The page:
The part of the story he dreaded most was coming up, and he wasn’t sure he wanted to tell it to Cory, especially after his loss of the race. Janet seemed to sense Jonas’ feelings, because she turned around and quietly continued the story for him.
“You see, a military patrol was heading up the hill towards us, and we were caught in between them and the Pawnees. Pa tried to hurry the wagon to the nearest trees for some cover and to get out of the way of the fight, but in all the confusion and noise, the horses took off out of control, and the wagon went tumbling down the rocky hill. Jonas and I were thrown out at the top and were all right, but Pa and John got carried all the way down to the bottom. Pa was hurt bad, and John–well, he was hurt real bad,” she said, flinching at the memory.
“The problem was that the Pawnees had chased off the military patrol and were now the only ones around that could have helped us. I sent Jonas up to see if he could get someone to help us or go find a doctor or something while I ran down the hill to see if I could help Pa and John. I could hear Pa moaning and knew he needed help quick, and John–well, he wasn’t moving at all,” Janet continued. She took a quick glance at Jonas who was sitting with his head hung low.
“Well? Did the Pawnees help you?” asked Cory, greatly intrigued by the twins’ story.
“I never asked them,” Jonas whispered bitterly. “I was too scared to even try–so I just ran away.” With the admission of guilt that hung so heavy on his heart, Jonas’ face became lined with silent tears.
“Janet stayed with Pa and John and just waited and waited, thinking I had gone to find help,” he continued through the tears, “but instead, I was hiding in this small cave I knew was in the area. It was awhile before I came out and ran for home to get some help. Pa might have died because of me–and John did die.”
“But John’s death wasn’t your fault, Jonas. There was nothing anyone could have done to help him, even if a doctor had been right there, and you know that,” Janet quietly assured him.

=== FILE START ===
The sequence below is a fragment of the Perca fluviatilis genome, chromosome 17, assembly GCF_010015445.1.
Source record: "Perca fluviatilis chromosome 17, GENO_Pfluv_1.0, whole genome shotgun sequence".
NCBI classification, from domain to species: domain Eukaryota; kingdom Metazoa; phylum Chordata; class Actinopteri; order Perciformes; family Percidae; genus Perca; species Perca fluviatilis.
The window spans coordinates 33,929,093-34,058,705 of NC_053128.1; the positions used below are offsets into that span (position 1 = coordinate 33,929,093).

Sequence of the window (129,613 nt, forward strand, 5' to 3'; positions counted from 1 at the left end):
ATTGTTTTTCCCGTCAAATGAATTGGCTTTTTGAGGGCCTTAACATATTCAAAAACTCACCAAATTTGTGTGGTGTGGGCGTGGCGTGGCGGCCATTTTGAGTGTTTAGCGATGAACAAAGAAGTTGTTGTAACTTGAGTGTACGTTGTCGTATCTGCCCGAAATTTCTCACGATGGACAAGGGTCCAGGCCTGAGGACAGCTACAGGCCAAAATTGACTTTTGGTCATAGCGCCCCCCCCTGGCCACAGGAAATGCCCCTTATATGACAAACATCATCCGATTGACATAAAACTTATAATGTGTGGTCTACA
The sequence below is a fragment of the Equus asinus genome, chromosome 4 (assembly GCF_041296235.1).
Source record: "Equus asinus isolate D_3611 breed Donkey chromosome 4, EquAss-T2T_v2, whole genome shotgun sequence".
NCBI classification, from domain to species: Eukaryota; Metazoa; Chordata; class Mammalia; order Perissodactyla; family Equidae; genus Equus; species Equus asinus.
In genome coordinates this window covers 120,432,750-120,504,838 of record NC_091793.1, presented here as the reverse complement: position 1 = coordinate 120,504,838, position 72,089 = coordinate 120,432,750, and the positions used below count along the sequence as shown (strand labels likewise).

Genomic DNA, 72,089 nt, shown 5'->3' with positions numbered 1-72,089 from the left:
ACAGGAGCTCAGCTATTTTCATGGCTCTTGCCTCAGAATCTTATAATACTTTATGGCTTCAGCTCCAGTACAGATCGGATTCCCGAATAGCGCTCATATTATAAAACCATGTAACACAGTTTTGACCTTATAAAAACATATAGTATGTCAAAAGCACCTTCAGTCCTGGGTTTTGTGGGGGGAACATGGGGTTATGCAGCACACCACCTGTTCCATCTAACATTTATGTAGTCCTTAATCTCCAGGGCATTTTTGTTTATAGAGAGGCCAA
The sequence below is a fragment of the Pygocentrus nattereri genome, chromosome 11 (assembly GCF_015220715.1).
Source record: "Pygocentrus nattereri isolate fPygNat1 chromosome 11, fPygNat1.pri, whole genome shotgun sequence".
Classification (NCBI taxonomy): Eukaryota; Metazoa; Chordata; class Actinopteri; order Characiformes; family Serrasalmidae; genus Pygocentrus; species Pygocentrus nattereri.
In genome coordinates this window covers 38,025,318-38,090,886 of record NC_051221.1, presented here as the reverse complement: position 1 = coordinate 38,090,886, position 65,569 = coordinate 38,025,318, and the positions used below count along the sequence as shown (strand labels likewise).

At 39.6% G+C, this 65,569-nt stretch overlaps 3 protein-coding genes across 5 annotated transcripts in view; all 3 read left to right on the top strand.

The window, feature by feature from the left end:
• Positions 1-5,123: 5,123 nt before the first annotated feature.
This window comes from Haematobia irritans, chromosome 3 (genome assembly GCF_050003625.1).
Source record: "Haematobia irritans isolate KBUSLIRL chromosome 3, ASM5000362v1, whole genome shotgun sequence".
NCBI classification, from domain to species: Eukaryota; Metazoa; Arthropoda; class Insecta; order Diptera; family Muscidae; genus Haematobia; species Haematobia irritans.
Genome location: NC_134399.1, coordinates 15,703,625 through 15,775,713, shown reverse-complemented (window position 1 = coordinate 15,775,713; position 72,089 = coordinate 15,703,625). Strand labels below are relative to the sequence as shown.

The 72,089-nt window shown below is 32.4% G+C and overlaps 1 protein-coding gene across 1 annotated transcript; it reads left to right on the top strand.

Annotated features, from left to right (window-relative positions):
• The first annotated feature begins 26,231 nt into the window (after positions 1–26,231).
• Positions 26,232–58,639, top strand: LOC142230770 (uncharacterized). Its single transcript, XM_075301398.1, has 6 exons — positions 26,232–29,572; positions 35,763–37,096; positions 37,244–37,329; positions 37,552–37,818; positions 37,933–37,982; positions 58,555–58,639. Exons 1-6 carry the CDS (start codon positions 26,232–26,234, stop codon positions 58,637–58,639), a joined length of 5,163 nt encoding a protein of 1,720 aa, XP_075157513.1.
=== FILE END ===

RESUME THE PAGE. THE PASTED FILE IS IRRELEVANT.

“I know,” Jonas whispered, nodding slightly.
“As for Pa,” Janet said, putting her arm around her brother trying to comfort him. “He hurt his back pretty bad, but at least he’s alive. I mean, he lost the ability to farm and ranch, and we lost our house and all, but we got this new house and everything. It wasn’t your fault that the wagon tumbled–it was those Pawnees. And now we are all in danger again because of them.” Janet’s last words were full of bitterness.
“What should we do?” asked Jonas, drying his tears. “There’s no one around for miles.”
“Oh yes there is!” Janet announced, as an idea came to her. “Remember Judge? Didn’t the Bishop say he was going out to meet some wagon party coming by? We could get to him and let him know what is happening. Maybe he could get some help or find that Indian or something.” Janet’s face lit up with hope and excitement as the solution came to her.
“Aren’t you forgetting that we are stuck inside the fort and that there are armed men looking for us?” Cory asked. Jonas crawled over to the window and looked out over the bottom ledge into the courtyard.
“They have left the gate doors open,” he reported. “But there are two men with guns on either side of it. They must be waiting for that runaway Indian to come in or something.”
“That’s great! Then there should be no problem,” Janet said, already envisioning the escape.